Investment Managers Securities Analysts

Bermuda & Cayman


“We are committed, and are not resigned to having a low rate of inflation forever or even for now.” 

-Mario Draghi, ECB President,
June 18, 2019


The world’s major central banks have shifted away from monetary policy tightening amid slowing global economic growth, low inflation, and trade tensions. In the US we expect the Fed to cut the benchmark rate in Second Half 2019. All major central banks are sensitive to economic growth and will fine-tune interest rates and other stimulus programmes in a measured way, thus preventing their economies from going into recession.

In less than six months investors have gone from pricing in three Fed interest rate hikes to three cuts. In June, the Fed indicated a readiness to cut interest rates emphasizing low inflation. To summarize:
1. The Federal Open Market Committee (FOMC) wants to keep the expansion alive as long as inflation is not alarmingly high.
2. Inflation has fallen. Even if this is transitory, inflation is persistently low. Persistent, transitory low inflation can become persistent, systematic low inflation if inflation expectations fall.
3. Inflation expectations have fallen.
4. The implication is the FOMC could cut rates as soon as the next meeting in July.

The market was pricing in interest rate cuts before the Fed’s June statement as evidenced by the inverted front end of the yield curve (i.e. three-to-five-year yields were lower than the overnight rate). For this reason, we do not expect a sharp decline in yields on the Fed’s more dovish tone. At this point in the economic cycle, we prefer corporate bonds with strong investment-grade credit ratings over lower rated, relatively better yielding ones as corporate spreads over Treasuries are likely to widen significantly on lower rated bonds with a resulting decline in price amid recession fears.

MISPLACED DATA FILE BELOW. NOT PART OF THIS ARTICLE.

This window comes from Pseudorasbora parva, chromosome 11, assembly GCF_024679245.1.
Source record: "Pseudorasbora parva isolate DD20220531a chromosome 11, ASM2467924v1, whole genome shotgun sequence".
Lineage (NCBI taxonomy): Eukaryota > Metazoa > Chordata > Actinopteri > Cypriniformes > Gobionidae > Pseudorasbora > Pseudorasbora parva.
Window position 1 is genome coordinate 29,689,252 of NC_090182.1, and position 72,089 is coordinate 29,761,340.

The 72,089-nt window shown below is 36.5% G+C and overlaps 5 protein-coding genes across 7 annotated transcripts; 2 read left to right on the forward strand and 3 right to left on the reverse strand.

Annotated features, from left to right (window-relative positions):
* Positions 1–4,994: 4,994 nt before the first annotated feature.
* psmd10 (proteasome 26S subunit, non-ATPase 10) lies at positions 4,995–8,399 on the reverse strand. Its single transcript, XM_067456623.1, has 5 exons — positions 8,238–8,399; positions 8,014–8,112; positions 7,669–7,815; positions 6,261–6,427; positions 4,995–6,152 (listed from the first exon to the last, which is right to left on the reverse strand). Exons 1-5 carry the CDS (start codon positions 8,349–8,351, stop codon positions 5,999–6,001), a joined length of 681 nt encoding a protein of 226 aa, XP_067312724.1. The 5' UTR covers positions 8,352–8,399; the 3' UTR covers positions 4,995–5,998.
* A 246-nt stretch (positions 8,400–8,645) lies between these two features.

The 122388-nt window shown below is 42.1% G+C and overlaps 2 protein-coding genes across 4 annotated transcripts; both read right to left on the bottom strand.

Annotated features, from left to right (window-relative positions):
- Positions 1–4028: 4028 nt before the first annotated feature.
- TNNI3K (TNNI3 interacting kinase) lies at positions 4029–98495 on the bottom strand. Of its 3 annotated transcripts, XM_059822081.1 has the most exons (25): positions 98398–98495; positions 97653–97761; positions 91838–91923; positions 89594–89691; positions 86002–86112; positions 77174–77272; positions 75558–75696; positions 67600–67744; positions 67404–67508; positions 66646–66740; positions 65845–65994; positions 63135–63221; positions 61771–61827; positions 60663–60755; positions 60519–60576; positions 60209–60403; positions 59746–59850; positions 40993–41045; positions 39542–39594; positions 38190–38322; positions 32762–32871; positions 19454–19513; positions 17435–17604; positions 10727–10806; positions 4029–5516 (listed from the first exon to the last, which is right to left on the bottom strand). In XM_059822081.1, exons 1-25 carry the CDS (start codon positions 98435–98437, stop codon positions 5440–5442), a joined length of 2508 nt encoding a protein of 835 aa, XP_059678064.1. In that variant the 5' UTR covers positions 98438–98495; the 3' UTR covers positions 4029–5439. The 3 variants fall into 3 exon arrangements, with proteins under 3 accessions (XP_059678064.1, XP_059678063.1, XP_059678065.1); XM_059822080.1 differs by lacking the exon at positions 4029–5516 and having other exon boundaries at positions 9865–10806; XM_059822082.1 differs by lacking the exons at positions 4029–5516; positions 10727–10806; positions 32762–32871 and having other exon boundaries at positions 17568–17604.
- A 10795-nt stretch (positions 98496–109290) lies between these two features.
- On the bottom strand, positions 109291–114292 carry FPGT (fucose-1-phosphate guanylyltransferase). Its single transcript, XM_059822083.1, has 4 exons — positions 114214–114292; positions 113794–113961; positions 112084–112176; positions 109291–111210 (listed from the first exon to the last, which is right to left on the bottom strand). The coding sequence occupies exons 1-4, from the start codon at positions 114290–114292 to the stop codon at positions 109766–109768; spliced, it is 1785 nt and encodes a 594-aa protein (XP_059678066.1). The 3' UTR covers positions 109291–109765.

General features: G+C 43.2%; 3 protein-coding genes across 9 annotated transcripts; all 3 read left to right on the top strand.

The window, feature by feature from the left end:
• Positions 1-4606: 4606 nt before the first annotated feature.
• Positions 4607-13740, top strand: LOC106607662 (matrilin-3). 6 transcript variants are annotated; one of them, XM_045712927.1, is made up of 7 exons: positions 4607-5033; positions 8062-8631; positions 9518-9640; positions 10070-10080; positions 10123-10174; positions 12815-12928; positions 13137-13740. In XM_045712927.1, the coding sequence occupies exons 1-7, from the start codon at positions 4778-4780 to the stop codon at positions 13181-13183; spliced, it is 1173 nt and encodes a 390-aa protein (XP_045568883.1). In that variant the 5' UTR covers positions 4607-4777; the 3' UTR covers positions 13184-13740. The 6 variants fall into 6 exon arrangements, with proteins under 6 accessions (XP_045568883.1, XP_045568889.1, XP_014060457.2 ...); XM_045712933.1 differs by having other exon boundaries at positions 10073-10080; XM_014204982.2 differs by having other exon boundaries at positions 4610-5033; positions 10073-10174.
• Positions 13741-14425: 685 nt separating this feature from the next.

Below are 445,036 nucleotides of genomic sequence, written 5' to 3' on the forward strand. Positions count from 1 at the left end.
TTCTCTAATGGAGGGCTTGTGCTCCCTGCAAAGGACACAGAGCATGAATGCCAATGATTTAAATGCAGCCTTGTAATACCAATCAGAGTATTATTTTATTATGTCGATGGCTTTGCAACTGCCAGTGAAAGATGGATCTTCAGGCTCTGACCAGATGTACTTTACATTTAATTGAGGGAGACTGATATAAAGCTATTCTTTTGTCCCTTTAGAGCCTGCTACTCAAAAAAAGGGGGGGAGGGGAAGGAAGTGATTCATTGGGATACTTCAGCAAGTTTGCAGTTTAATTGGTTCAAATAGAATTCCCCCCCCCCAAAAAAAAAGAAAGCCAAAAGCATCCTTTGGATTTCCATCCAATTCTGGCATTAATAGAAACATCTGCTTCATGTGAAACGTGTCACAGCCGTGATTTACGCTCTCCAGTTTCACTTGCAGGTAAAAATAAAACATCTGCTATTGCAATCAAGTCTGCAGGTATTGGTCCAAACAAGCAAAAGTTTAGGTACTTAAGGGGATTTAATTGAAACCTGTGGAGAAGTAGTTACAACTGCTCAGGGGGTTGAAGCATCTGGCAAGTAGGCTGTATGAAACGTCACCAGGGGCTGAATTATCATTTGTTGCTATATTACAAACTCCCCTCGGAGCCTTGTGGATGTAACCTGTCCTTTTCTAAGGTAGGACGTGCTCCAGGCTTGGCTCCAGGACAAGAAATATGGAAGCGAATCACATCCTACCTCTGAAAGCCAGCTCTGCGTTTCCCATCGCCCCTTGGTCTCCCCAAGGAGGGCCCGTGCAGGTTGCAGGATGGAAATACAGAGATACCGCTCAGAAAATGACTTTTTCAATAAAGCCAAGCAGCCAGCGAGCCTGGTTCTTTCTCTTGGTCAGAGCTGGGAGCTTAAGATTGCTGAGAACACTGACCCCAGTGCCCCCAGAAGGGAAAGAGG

Monetary policy easing in Canada is unlikely absent clear evidence of domestic economic deterioration. Economic data has mostly come

in better than expected in Second Quarter 2019 and the central bank will remain decidedly data dependent. The central bank’s May 2019 statement signaled a steady as she goes approach while being mindful of external downside risks to growth.

In the eurozone, the central bank is prepared for action to boost inflation unless the outlook for growth improves and ECB President Mario Draghi is expected to deliver a rate cut before the end of his tenure on October 31, 2019. Draghi has also hinted that the Governing Council may be willing to tolerate inflation running above the ECB’s goal to compensate for the recent, protracted period of below target price gains. To achieve this further interest rate cuts or a restart of the asset purchase programme may be needed.

We expect the Bank of England (BOE) to stay on hold through 2019, waiting for more clarity on Brexit and as global trade tensions pose a downside risk to the economy.

The tight labour market has pushed wage growth to a cycle high. Combined with weak productivity, this has driven an increase in labour costs. However, this has not yet translated into rising inflation, which stands at an annual rate of 1.9 percent, as weak demand has led companies to restrain from passing on costs. As such, the BOE can bide its time for clarity on Brexit before making any changes to monetary policy.

The Bank of Japan can deliver more monetary stimulus if necessary. Governor Haruhiko Kuroda has emphasized that the central bank does not need to act now, citing the health of the economy and that policy makers need to take care with side effects from monetary stimulus on the financial system.